“The travel manager can simplify contracts for admins by putting together a standard contract that doesn’t have to go through legal every time, with a way for them to request meetings with an established form of payment, and set up a system for budget approval in the beginning when the meeting is requested, not later. The idea is to corral activities that used to be in silos,” adds Steinke.

“However, even if you create your own contract, the chain still has to approve it and go through lawyers,” warns Groupize’s De Gaspe Beaubien. “The best path is to pre-negotiate a contract at the beginning of the year so every time the admin has a meeting to handle, they can use the template.”

The world of contracts too is evolving. Locally, most meetings have been at hotels (91 percent). But now, small, non-hotel venues such as restaurants, bowling alleys, etc. are increasingly popular alternatives, and easier to plan and create contracts for.  

Going Back to the Travel Manager 
The era of ignoring simple meetings is over – it’s morphed into its own discipline now. “Travel and meetings have been siloed departments with different areas of ownership and goals,” says Groupize’s De Gaspe Beaubien. “The meetings manager would not take it on because it was too small, whereas travel managers didn’t want it because they were too busy. Now, it’s back in the travel managers’ hands, largely because of duty of care.”

Moreover, Iwamoto suggests that travel managers are naturally inclined to handle the small, simple, self-service meetings space, since they’re already good at program/spend consolidation and reporting/negotiation strategies with preferred suppliers. “Meeting planners are focused on big complex meetings. They possess a different skill set, and work with a different set of suppliers.”

In addition to duty of care concerns, another reason for the return of the meetings space to travel is because they are often also responsible for the quality of the attendee experience. “Even a 20-person meeting at a property where the experience is less than stellar will affect the whole travel program, so how do we best leverage spend and make it a better experience?” Steinke asks.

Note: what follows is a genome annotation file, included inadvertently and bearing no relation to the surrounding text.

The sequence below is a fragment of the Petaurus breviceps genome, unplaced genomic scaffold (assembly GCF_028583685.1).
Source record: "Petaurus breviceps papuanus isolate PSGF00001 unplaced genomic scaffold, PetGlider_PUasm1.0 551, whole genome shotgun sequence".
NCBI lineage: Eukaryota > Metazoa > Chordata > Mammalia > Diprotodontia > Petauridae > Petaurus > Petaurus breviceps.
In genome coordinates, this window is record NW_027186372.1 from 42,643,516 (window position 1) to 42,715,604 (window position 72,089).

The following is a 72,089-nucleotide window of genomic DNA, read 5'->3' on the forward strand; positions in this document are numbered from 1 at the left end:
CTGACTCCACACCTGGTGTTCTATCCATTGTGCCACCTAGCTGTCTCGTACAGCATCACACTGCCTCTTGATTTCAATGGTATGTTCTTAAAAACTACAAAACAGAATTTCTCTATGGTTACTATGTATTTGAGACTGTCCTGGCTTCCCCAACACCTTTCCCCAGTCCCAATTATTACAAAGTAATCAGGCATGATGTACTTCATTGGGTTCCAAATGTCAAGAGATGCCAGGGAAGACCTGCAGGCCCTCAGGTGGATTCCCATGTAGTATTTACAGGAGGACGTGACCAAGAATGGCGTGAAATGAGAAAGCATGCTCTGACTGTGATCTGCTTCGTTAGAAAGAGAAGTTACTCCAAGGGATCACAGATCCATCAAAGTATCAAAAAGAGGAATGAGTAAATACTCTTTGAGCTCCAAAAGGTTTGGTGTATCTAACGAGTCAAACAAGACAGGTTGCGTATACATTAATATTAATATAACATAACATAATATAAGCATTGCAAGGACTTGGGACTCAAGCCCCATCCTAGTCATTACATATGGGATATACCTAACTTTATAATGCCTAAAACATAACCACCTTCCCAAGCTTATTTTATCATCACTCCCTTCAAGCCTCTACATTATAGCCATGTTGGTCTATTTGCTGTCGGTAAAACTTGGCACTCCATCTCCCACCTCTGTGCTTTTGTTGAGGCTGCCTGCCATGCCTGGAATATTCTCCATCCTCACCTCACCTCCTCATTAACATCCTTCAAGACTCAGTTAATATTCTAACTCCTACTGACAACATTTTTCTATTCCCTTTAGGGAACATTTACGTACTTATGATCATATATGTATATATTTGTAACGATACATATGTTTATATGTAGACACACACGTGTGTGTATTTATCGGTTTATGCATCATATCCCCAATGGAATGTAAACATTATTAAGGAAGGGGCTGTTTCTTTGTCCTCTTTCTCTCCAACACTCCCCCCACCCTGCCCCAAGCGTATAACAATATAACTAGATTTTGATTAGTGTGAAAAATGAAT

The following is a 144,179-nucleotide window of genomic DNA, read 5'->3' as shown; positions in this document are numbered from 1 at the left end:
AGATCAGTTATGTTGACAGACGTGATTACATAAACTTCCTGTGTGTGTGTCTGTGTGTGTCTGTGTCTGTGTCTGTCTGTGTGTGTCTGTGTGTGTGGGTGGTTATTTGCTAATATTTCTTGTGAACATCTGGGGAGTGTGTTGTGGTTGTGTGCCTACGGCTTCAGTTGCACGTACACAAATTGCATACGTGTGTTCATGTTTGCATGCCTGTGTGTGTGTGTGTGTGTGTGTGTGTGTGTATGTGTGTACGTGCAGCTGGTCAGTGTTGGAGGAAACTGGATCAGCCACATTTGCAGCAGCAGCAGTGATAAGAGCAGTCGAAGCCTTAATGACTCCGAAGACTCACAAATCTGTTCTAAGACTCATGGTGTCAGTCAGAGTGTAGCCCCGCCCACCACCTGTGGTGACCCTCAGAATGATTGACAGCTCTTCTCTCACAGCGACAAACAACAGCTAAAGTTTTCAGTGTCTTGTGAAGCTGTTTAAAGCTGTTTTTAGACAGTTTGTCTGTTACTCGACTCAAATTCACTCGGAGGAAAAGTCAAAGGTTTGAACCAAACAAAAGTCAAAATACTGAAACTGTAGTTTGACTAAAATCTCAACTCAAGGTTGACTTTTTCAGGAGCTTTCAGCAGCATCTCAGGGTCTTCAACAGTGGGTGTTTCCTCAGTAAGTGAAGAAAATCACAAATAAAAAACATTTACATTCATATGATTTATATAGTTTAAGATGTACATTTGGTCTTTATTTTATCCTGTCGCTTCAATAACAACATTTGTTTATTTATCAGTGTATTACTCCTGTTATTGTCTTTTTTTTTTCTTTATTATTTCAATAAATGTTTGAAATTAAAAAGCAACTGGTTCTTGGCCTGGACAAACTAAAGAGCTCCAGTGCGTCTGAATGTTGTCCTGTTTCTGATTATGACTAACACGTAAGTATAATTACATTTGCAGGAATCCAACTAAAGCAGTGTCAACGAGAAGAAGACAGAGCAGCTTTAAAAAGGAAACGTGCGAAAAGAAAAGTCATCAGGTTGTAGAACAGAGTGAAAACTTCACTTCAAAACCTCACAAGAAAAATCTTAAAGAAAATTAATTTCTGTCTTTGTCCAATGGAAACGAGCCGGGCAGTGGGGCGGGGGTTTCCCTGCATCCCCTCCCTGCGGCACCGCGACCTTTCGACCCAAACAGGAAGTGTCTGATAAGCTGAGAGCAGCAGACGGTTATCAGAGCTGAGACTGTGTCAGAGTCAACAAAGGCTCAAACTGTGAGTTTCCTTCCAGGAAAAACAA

“The enterprise is changing dynamics,” agrees Ron Shah, founder and CEO of Bizly. “While travel managers need to harvest data to improve success for the company, a boring meeting is not acceptable anymore. The experience is important; it’s not just about event management now, but productivity too.”

Granted, the meetings space isn’t a new thing for travel buyers, but better technology and tools mean they may have an easier time managing it. “The meetings space adds a whole new level of complexity to the travel space that travel managers are used to working in, not only with an added mix of supply base, but also with a new level of business stakeholders, with a heightened element of emotion and ownership,” BCD’s Whitehead notes.

“That said, there are also many areas of crossover that make this an area of opportunity for alignment for a travel manager,” she continues, “including data privacy, security and screening, legal and risk mitigation, to name a few.”

Common sense dictates that we need simple functionality for simple meetings and complex functionality for complex ones - the flexibility is what is important. “Many companies who conduct a smaller number of simple meetings aren’t well suited for bigger technology platforms. We need to educate and reach out to meetings planners and let them know that other simple solutions exist,” says Steinke.

And while automation may eventually solve the problem, it’s certain that the area of simple meetings can no longer be neglected.